To help you navigate the unique difficulties, dilemmas and demands that dyslexic job hunting entails. We’ve teamed up with TARGETjobs to bring you this 5 part blog post on dyslexic graduate job hunting. Read other posts in this series here.
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How and when to disclose dyslexia
Whether or not to inform a potential employer about your dyslexia is a big decision. Dr Elizabeth Bradley, careers adviser for disabled students and graduates at the University of Central Lancashire, explains,
‘Each person’s dyslexia is different but people assume they know what it is, so there is a fear for graduates with dyslexia that they will be judged wrongly.’
Dyslexia is one of the most common learning difficulties. Yet students with dyslexia often worry about informing potential employers of their condition.
Am I required to disclose?
You are not obliged to disclose dyslexia, especially if you feel it won’t affect your ability to do the job. Elizabeth says,
‘Disclosure is a personal choice and you have to decide what feels right for you.’
The equal opportunities section of application forms usually asks about ‘a long-term condition that affects you on a day-to-day basis’. If you’re applying for a job where your Dyslexia won’t affect your ability to do the tasks every day, you might not feel that it is relevant.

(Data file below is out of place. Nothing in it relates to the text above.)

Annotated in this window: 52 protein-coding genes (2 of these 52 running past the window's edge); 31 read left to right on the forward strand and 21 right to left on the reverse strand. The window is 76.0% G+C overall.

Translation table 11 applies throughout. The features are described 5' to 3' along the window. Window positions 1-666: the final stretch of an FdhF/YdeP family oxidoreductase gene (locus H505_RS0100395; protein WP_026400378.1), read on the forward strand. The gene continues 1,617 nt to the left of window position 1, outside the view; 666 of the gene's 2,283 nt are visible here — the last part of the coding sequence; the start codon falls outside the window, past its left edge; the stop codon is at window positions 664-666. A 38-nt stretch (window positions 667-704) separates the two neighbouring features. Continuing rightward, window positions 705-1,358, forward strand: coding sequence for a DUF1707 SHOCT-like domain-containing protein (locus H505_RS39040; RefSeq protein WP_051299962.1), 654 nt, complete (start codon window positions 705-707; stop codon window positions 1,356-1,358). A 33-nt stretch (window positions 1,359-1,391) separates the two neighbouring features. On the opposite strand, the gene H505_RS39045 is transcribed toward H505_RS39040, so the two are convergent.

However, one student with dyslexia told TARGETjobs, ‘It’s very important to be incredibly open because it will help you out in the end. There’s no point in being discreet.’ There are a range of adjustments that can be made to the application process, so if you feel you need extra support, don’t shy away from requesting it – it may make the difference between getting the job or not.
You should also bear in mind that if you don’t disclose your dyslexia and you then have difficulties with the application process, it is usually not possible to ask for it to be taken into account retrospectively.
Choosing the right time to disclose
You may be able to include your disclosure in the equal opportunities section of an online application form. Alternatively, if the employer requests a CV and covering letter and you decide to disclose dyslexia in these documents, don’t just state it – expand on it. If you’re applying for a job involving working in disabilities or equal opportunities, your dyslexia is relevant and could help you stand out from other candidates, so point this out.
You may prefer to wait until you’re invited to interview, when you can bring it up on the day or make a quick phone call beforehand. This way you’ll be able to explain face to face how your dyslexia affects you and how the employer could offer extra support in the workplace.
Elements of this post were originally published on the Target Jobs website
This is the last post in this series. Please let us know if you found the information in these posts relevant to your experience in the current job market.